Betty White, still going strong at 96, is the subject of “Betty White: First Lady of Television,” a new documentary airing Aug. 21 on PBS (8 p.m.)
Filmed over a five-year period by Steven J. Boettcher and Michael J. Trinklein, the film takes a deep dive into White’s 80-year show-business career and includes interviews with friends, colleagues and admirers including Tina Fey, Ryan Reynolds, Valerie Bertinelli and Carl Reiner (also 96).
White, the first woman to produce a sitcom — the syndicated “Life With Elizabeth,” in which she co-starred with Del Moore from 1953-55 — has won eight Emmys (in primetime and daytime) and co-starred in two TV classics: “The Mary Tyler Moore Show” (as randy “Happy Homemaker” Sue Ann Nivens) and “The Golden Girls” (as Rose Nylund).
White answered a few questions from The Post about her illustrious career.
How tough was as it getting “Life with Elizabeth” on the air, and could it have continued past its original run of 65 episodes?
Getting it on the air back in those days wasn’t as competitive … They were sort of hungry for programming. And, I think I was moving on to something else so I’m not sure if it could have continued but it was a wonderful stepping stone.
Are you amazed at the technological changes/advances in television since “Life with Elizabeth” first aired?
When you’re in the middle of it you’re not standing back watching it unfold, you’re living through it. So even though I’ve seen it all, it was all happening as I was working so nothing stands out. We just adjusted and moved forward with it.
Is there one show or moment that stands out for you when you think back to your 80 years in the business?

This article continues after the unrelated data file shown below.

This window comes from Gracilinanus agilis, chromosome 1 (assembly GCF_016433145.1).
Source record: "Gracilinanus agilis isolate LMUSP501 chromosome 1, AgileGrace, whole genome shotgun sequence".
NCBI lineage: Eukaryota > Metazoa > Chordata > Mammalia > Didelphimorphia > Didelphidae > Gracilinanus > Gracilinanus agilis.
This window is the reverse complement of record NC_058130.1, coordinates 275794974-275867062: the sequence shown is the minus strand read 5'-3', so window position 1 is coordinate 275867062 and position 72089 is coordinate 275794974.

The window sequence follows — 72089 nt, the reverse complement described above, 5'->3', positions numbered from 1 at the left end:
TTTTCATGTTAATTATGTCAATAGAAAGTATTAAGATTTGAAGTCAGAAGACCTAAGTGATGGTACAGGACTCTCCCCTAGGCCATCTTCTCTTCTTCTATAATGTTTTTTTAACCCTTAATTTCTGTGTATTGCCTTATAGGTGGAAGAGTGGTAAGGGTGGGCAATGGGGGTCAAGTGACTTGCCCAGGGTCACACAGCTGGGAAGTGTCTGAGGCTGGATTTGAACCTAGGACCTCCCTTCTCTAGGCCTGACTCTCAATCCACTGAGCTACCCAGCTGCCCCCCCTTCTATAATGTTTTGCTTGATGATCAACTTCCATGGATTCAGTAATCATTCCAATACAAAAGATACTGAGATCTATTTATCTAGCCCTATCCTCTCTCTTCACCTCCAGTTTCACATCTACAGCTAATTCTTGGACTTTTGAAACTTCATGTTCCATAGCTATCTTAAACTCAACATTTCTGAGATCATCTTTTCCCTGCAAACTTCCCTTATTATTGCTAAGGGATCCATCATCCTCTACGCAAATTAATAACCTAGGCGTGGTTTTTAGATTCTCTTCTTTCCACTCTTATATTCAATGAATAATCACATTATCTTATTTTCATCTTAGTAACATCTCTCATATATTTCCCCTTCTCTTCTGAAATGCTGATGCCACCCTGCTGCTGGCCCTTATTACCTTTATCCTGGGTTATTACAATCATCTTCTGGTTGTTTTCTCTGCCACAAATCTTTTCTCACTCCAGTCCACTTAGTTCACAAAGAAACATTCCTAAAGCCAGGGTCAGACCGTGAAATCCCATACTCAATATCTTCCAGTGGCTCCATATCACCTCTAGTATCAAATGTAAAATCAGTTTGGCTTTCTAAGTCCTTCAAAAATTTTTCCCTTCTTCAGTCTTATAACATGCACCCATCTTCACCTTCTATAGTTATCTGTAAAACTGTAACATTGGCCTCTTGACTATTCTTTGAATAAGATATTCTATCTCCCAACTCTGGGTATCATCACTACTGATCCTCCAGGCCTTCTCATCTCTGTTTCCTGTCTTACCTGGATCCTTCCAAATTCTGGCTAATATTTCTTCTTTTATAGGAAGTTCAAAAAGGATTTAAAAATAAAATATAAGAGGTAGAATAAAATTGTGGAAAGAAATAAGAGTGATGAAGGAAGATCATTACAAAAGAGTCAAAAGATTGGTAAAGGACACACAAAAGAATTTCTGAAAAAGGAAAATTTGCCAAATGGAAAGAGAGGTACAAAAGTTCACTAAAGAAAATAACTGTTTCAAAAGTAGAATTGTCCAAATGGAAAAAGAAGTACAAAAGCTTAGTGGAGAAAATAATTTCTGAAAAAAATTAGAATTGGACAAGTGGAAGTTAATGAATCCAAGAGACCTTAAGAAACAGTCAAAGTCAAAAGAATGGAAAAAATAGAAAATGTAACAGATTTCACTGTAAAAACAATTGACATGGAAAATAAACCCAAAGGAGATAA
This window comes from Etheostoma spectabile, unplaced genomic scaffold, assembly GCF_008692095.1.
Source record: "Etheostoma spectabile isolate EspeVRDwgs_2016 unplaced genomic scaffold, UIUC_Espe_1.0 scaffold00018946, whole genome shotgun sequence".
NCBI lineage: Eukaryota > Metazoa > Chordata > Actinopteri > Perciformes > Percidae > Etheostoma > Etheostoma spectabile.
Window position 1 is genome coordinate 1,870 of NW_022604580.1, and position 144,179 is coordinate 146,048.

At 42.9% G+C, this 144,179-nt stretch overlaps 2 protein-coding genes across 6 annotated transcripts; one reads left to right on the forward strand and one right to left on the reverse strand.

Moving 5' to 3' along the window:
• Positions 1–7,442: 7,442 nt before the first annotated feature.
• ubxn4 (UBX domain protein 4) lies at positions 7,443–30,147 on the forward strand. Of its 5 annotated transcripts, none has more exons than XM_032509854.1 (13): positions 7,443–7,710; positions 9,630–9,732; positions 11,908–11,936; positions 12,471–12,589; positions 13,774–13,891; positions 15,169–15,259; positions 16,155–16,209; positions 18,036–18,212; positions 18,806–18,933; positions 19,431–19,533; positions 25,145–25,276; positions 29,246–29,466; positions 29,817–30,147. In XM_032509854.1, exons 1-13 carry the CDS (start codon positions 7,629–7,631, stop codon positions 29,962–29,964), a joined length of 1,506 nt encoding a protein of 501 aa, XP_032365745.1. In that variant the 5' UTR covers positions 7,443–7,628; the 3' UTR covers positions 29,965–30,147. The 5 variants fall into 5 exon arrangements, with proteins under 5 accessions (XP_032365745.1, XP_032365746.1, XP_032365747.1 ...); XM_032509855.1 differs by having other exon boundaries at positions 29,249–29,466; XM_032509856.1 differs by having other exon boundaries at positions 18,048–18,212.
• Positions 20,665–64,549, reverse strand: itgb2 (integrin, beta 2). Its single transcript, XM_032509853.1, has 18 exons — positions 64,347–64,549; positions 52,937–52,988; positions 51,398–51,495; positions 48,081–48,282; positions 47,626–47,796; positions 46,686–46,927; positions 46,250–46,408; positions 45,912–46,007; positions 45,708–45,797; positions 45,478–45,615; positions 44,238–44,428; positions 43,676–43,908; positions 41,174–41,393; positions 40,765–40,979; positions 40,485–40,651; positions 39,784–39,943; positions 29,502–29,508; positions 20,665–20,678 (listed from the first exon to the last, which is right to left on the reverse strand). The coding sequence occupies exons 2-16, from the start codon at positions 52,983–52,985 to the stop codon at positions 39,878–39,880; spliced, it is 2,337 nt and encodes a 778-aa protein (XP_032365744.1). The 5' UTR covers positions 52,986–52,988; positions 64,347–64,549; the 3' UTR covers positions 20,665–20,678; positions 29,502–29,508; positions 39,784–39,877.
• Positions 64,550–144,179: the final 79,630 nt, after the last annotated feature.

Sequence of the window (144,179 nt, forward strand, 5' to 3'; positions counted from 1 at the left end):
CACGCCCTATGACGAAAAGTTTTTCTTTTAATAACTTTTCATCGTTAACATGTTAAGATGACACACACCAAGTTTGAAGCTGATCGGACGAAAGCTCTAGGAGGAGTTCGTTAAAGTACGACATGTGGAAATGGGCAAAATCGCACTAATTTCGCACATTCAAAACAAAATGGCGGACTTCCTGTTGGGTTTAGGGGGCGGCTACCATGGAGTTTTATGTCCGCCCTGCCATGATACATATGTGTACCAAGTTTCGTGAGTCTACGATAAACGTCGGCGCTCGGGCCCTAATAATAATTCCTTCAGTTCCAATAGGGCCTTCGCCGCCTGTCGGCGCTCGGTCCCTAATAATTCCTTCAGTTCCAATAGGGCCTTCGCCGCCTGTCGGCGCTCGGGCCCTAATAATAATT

Any time you’re doing a show it’s your whole world. They’re all special. Every one becomes a little family. Of course “Life With Elizabeth” was a big breakthrough for me, but I’ve been so lucky to be a part of so many wonderful projects. I’m so grateful.
You’ve acted with thousands of people on TV over the years. Is there one person who stands out as being really unique?
“Unique” is an interesting word. [“The Golden Girls” co-star] Bea Arthur was unique. I loved her. [“The Mary Tyler Moore Show” co-star] Georgia Engel is unique — and she’s still going strong in her career! I’m so fortunate to have had the opportunity to work with so many talented people!
Do you feel like a national icon, or is it like being at the center of the storm, where everything else is swirling around you and it’s calm at the center?
My egomaniacal answer is — of course I’m the center of the storm! That’s a joke. I’m just grateful to be working and that starts at the beginning. When you start out you’re so grateful to have a job … and you carry that feeling through your whole career. At least I have.
Is it a weird feeling to see yourself on TV, even after all these years?
I was flipping through channels the other night and came across something. I don’t know what show it was but they had a TV on in the scene and I was on that TV! I’m just grateful that people have put up with me for so long.
You hosted “Saturday Night Live” when you were 88 and made a well-received Super Bowl commercial several years later. Are you the type of person who needs to always be working?
I’m thrilled to still be working. I’d rather be working than anything else in the world … well — almost anything.
You appeared on so many game shows over the years. Do you still watch them?
I watch “Jeopardy!” First, it’s such a good game and second, I happen to have a huge crush on the host, Alex Trebek. But I don’t watch much TV.
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